Glastonbury is nearly with us and the southwest feels aswirl with festival fever. I'm back from an exhilarating day with the Leam writers who - as Michael Spurgeon, who choreographed my visit, pointed out - between them produced over 50 characters and stories, and with time for lunch in Jill's lovely garden too. Pat, Caroline, and Margaret are the prime movers of next weekend's Writers' Festival in Stratford on Avon.
Here we're hotting up for the Frome Festival and Mike Witt is spending every spare moment, and many unspare ones too, recording Frome writers for Frome FM radio which is running a series of programmes on the writers of the town. As well as my usual mic-fright I managed to bounce it on the floor this evening during my session. Mike quietly remade all the connections and reset all the levels with his usual impeccable good manners and charm. He might have murmured a few unrecorded words after I left, though.

Saturday, June 09, 2007

Meetings, meetings....
Frome Festival is less than a month away now so our final committee meeting, in Rosie Jackson's garden, is more or less dotting Is and crossing Ts for all of us - except for Mike, who's recording short stories and interviews for Frome FM. Mike's blog tracks the progress.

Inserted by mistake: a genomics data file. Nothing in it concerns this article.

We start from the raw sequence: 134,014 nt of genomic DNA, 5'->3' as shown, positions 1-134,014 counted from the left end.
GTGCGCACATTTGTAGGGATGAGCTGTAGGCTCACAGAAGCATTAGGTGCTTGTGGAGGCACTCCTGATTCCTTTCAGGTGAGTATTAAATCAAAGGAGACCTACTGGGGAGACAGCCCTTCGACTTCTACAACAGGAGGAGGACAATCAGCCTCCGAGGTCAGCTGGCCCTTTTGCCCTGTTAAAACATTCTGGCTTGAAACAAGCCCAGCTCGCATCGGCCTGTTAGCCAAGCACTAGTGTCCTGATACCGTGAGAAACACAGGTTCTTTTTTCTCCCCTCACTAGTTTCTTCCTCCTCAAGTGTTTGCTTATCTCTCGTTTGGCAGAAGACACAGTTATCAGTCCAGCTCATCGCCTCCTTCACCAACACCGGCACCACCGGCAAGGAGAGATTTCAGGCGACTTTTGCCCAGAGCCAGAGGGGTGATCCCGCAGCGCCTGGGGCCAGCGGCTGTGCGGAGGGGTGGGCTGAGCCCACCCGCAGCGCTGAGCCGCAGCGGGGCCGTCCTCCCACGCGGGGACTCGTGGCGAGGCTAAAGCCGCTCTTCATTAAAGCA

...on Tuesday a meeting with Paula at the Merlin Theatre, to plan Spoken Words events for autumn, and then a meeting of the Fromesbury Writers Circle.
Founder member Debby Holt, consistently best-selling, never misses a meeting and is tirelessly & delightfully encouraging. Unlike some authors who avoid the competition, she tells us: "Every time I read a book I write down what I think of it, and what I've learned from it."
Wednesday is the meeting of the Frome Creative Network to hand over to new steering committee. It's an exciting time, Martin Bax tells us all, and the network is very exciting. It is, but the writers of Frome already have an elegant sufficiency of meetings, what with the festival committee, the Library group, and our monthly Writers' Circle, so hopefully it will work for the literary element to be a wheel within the wheel, unreinvented.
And now I'm off to Leamington, where the Leam writers are meeting for a Creative Writing workshop.